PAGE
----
Home > c#, Visual Studio 2005 > Performance vs. Convenience and Usability

Performance vs. Convenience and Usability

April 26, 2007

I’ve spent the past day or so tweaking a framework library that I’ve written for “optimal” usability.  It’ll be consumed by our internal developers and needs to be about as bulletproof as I can make it.  The general premise of the library is to centralize a majority of our common business logic in one place.  When that logic changes, we can update the library in a managed and controlled manner—easing a bit of the pain for updates and such (in Education, ‘business logic’ is VERY fickle).

So, I came across a decision—for many of the database lookups, do we use DataTables, Rows, and Views or move everything into generic objects and use List<T>s?

I created both and decided to do a bit of benchmarking. The underlying methods use Enterprise Library 3.0 (April 07) to connect to an Oracle 10g database.  For the example, I used teachers.  In many of our buildings, there are 100+ teachers.  My “benchmark” queries all of the teachers in the eight core high schools, approximately 939 records.  It runs these queries 100 times, thus 93900 results.

The method to create the Teacher object simply queries the database and loops through each row of the returned DataTable to build the objects.  Note, this is an additional step over simply returning a DataTable.  In the code snippet below, teacherList is a List<Teacher> generic that I’ve created to allow the users of the library to use a TeacherRoster structure rather than List<Teacher>.  The BuildTeacherRecord is an internal method that builds the object based on the DataRow provided to it.

Teacher object returns:

DataTable dt = db.ExecuteDataSet(cmd).Tables[0]; 

foreach (DataRow dr in dt.Rows) 

{ 

   teacherList.Add(BuildTeacherRecord(dr)); 

}
return teacherList;

DataTable returns:

return db.ExecuteDataSet(cmd).Tables[0];

For our benchmark, we have coded a simple method that runs each test and records the times based on a StopWatch object.

protected void runBenchmark_Click(object sender, EventArgs e)
{
 
int[] schools = { 120, 195, 160, 150, 165, 170, 180, 190 };
  int dtRows = 0;
  int objRows = 0;
  Stopwatch dtWatch = new Stopwatch();
  Stopwatch objWatch = new Stopwatch();   Response.Write(“<p>DataTable</p>”);
  for (int i = 1; i < 101; i++)
  {
    dtWatch.Start();
    foreach (int school in schools)
    {
      DataTable dt = Teachers.GetTeachersBySchoolId(school);
     dtRows += dt.Rows.Count;
    }
    dtWatch.Stop();
    Response.Write(dtWatch.ElapsedMilliseconds +
“<br/>”);
}
Response.Write(
“<p>There are “ + dtRows + ” rows.”);Response.Write(“<p>TeacherRoster object</p>”);
for (int i = 1; i < 101; i++)
{
  objWatch.Start();
  foreach (int school in schools)
  {
    TeacherRoster teacherList = Teachers.GetTeachersbySchoolId(school);
    objRows += teacherList.Count;
  }
  objWatch.Stop();
  Response.Write(objWatch.ElapsedMilliseconds +
“<br/>”);
}
Response.Write(
“<p>There are “ + objRows + ” rows.”);
}
 


The results were not really that surprising.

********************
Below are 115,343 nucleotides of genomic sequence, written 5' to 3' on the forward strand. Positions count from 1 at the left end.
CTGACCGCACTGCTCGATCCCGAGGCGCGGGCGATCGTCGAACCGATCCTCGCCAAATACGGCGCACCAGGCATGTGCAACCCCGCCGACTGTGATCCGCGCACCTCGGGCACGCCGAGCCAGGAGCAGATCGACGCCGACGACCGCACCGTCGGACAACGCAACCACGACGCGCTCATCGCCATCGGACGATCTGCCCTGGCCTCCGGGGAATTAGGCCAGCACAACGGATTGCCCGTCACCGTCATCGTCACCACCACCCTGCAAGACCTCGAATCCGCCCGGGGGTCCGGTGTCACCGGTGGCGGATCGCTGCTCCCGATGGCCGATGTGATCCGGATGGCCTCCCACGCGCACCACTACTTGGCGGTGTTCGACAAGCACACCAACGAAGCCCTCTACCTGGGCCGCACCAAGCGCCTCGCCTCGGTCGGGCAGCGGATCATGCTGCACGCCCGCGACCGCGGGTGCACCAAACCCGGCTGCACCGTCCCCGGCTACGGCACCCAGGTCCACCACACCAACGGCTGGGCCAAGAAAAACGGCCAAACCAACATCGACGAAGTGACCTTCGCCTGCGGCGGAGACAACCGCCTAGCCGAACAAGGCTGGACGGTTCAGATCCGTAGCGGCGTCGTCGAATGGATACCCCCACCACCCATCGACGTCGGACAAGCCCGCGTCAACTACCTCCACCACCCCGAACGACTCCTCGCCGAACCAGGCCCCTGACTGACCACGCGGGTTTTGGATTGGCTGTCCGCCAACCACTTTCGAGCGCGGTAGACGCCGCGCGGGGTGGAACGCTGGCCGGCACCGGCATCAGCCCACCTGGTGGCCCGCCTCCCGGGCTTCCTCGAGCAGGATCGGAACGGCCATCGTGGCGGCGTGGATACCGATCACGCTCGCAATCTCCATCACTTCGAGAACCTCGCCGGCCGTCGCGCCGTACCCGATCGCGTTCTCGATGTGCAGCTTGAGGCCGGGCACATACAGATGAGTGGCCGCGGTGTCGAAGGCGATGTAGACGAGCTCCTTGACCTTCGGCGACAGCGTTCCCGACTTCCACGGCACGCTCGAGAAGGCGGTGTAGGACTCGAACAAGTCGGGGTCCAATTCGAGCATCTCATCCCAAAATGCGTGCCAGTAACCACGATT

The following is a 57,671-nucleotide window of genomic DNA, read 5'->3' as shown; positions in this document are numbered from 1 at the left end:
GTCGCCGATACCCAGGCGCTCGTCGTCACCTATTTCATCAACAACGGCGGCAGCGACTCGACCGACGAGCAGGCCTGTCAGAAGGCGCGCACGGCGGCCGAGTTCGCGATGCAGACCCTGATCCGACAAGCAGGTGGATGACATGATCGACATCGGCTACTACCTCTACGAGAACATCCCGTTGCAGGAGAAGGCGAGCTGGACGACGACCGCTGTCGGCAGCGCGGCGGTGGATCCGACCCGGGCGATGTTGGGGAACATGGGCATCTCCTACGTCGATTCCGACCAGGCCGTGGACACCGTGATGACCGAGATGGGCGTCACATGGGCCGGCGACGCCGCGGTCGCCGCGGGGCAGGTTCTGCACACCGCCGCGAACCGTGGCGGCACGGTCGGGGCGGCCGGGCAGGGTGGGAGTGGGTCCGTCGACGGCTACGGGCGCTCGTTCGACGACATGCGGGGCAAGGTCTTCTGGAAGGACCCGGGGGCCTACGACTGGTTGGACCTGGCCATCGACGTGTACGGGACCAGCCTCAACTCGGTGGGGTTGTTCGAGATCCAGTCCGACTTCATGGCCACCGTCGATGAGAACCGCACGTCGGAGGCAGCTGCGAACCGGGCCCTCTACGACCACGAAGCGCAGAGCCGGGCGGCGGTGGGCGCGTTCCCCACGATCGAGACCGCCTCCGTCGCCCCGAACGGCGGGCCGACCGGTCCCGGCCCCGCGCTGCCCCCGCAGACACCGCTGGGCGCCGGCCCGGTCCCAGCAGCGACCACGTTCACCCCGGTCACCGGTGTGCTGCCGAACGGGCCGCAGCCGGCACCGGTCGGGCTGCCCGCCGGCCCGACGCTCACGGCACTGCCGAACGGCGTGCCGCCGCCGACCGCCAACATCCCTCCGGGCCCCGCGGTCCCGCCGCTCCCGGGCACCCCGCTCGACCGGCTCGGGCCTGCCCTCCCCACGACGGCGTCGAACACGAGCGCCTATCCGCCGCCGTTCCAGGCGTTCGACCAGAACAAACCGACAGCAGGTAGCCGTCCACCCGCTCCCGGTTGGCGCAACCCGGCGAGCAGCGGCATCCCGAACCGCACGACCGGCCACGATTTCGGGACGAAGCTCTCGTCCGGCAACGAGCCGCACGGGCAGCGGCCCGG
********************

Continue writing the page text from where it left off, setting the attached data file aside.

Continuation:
I ran two iterations of the benchmark: one as coded above, and one coding to clear the stopwatch (watch.Reset()) each time to get a clearer picture of each of the 100 test.

For the “Start to Finish” results (time in Milliseconds):

 

Our information provides that the object 2094 milliseconds (2.1 seconds) longer to run all 100 tests than the DataTable.  Not a significant number, but over 1000 or multiple users, it could add up.

For the individual test results (again, in milliseconds):

So, our DataTable will be +/– 55.8 of 149.24 (~93 to 205) where as our generic object collection will be +/– 32.7 of 169.0 (~136.3 to 202).  The mean of the DataTable is approximately 20 milliseconds faster that the object

So, what does this all mean?  Why do we care?

Well, I’m sure there’s a hardcore performance expert out there that just cannot fathom a wasted millisecond.  I agree.  I really do.  However, as with all things in development there are trade offs.

All of this boils down to usability.

When I want to display out the string of the Teacher’s last name, do I want to:

DataRow teacherDataRow = GetTeacherDataRow(teacherId);
teacherLastName.Text = teacherDataRow[”last_name”].ToString();

and take the hope that our consumer knows the structure of the table?

Using the object, the user can simply:

Teacher teacherObject = GetTeacherObject(teacherId);
teacherLastName.Text = teacherObject.lastName;

So, I’m wondering—has anyone found any hard evidence on performance?  What about object optimization for generics and such…?

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Categories: c#, Visual Studio 2005
  1. jh71283
    May 14, 2007 at 4:47 am

    If you use a typed datatable, then the usability is equal to using an object in your example….

    best of both worlds!

  2. May 14, 2007 at 7:05 am

    I totally agree–even more so with .NET 3.5’s DLINQ; however, one larger issue that I face is that our organization constantly mixes and matches the backend database types–and about 80% of our information is stored on Oracle.

    The above example was hitting an Oracle 10g database. VS2005, even with the ODT, is still not keen with using Oracle–at least not to the magnitude of MSSQL (that I’ve seen).

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